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Soros-Backed MediaV Sees Sales Jump as Chinese Cut Costs

Soros Fund Management LLC. Founder George Soros
George Soros, founder of Soros Fund Management LLC. Photographer: Namas Bhojani/Bloomberg

MediaV Holding Co., a Chinese online advertising company backed by billionaire George Soros, expects sales to jump as much as 80 percent this year as a slowing economy prompts more customers to use its services to cut costs.

Revenue may rise to about 900 million yuan ($142 million) this year, Willy Yang, chief executive officer at Shanghai-based MediaV, said in a phone interview yesterday. Slowing industry growth this year is favoring the part of MediaV’s business that helps smaller advertisers with limited budgets, he said.

MediaV buys advertising spots from online portals including those of Sina Corp., Inc. and Tencent Holdings Ltd., and resells to clients to allow multiple companies to share the same space. Yang, whose company won an investment from Soros Fund Management LLC last year, expects China’s online advertising market to post “a small-scale recovery” in 2013.

China’s economy “won’t be too good” in 2012, Yang said. “That’s not a bad thing for our targeted-marketing business,” he said. “In China, the potential of the advertising market for small-to-medium businesses is still not totally explored.”

Soros Fund Management’s Quantum Strategic Partners were among investors in a $50 million financing round for MediaV last year, according to the advertising company’s website. MediaV’s clients include Procter & Gamble Co. and Suning Appliance Co., and about 300 Chinese e-commerce companies, Yang said.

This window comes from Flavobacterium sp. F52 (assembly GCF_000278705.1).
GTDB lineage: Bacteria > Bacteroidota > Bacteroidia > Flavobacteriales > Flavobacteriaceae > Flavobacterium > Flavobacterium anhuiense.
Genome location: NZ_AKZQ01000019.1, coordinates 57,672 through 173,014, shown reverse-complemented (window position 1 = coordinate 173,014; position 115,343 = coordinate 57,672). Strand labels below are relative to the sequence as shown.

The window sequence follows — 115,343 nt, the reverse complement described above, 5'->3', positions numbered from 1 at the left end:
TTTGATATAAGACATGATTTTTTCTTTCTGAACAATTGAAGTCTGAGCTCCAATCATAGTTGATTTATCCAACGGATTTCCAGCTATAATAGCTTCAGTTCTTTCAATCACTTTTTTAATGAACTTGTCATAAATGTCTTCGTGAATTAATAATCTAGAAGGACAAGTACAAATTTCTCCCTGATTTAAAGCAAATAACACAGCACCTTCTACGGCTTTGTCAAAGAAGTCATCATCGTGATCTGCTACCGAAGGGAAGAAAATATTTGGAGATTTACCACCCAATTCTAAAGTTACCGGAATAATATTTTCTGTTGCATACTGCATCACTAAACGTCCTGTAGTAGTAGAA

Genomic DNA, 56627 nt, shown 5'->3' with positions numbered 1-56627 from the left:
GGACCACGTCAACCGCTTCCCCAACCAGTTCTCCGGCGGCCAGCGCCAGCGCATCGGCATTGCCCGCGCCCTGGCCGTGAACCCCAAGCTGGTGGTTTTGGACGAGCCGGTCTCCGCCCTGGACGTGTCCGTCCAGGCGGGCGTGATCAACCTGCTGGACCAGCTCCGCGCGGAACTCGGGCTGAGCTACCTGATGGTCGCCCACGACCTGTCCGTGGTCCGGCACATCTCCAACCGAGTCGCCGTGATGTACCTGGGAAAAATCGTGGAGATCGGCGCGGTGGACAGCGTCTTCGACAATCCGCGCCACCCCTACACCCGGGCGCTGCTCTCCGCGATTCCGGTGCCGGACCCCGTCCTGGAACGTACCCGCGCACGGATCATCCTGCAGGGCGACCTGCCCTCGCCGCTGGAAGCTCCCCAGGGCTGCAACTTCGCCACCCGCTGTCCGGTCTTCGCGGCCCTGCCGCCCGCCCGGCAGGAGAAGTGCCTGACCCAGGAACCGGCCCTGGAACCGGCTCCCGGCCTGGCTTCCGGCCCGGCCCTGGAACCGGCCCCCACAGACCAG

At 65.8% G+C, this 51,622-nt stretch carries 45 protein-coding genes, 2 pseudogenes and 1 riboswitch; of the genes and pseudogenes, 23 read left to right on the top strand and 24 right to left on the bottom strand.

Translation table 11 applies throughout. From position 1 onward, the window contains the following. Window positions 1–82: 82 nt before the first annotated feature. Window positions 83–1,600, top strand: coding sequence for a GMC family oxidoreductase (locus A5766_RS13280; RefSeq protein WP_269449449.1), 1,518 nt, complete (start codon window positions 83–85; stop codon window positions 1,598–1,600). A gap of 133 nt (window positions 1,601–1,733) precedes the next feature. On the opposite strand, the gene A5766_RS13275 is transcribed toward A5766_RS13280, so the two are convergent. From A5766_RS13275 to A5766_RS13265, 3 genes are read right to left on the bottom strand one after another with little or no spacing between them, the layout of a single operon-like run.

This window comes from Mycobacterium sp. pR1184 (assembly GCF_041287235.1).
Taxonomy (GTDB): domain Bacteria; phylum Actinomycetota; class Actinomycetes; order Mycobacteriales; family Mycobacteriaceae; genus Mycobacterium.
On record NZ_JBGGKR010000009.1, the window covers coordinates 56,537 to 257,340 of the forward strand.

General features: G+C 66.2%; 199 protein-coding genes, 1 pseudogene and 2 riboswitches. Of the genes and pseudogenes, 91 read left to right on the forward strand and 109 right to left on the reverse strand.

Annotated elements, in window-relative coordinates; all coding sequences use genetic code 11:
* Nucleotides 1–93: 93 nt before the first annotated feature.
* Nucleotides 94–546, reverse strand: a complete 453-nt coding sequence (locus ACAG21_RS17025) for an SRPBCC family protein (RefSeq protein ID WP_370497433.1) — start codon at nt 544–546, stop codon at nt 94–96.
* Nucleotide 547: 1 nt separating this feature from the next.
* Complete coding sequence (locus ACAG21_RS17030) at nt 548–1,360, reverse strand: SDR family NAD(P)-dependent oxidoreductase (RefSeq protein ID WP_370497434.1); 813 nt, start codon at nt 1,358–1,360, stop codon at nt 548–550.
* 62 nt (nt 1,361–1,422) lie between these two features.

Soros had net worth of $21.9 billion, ranking him 20th in the Bloomberg Billionaires Index of the world’s richest people.

‘Slow Start’

Sina’s advertising revenue, mainly from sales of display ads, rose 9 percent to $78.5 million in the first quarter, the New York-listed company reported in May. That compares with the 27 percent ad sales jump in 2011.

Sohu’s brand advertising revenue grew 7 percent to $61 million in the first-quarter, the Beijing-based company reported in April. Ad business at China’s third-largest search engine, “got off to a slow start” in 2012 amid “softening macroeconomic conditions,” the company said at the time.

MediaV helps advertisers focus spending on specific groups of users, Yang said. Demand for such programs is increasing as advertisers’ budgets become more constrained, he said.

Still, Sina may be able to double its online advertising sales within two years as clients boost spending on its Twitter-like Weibo site, Yang said. Ad sales on the Weibo site may match revenue generated from Sina’s web portal business within two years, he said.

Sina and Tencent are leading the race to increase ad sales based on demand for social-networking services among Web users in China, according to Yang.

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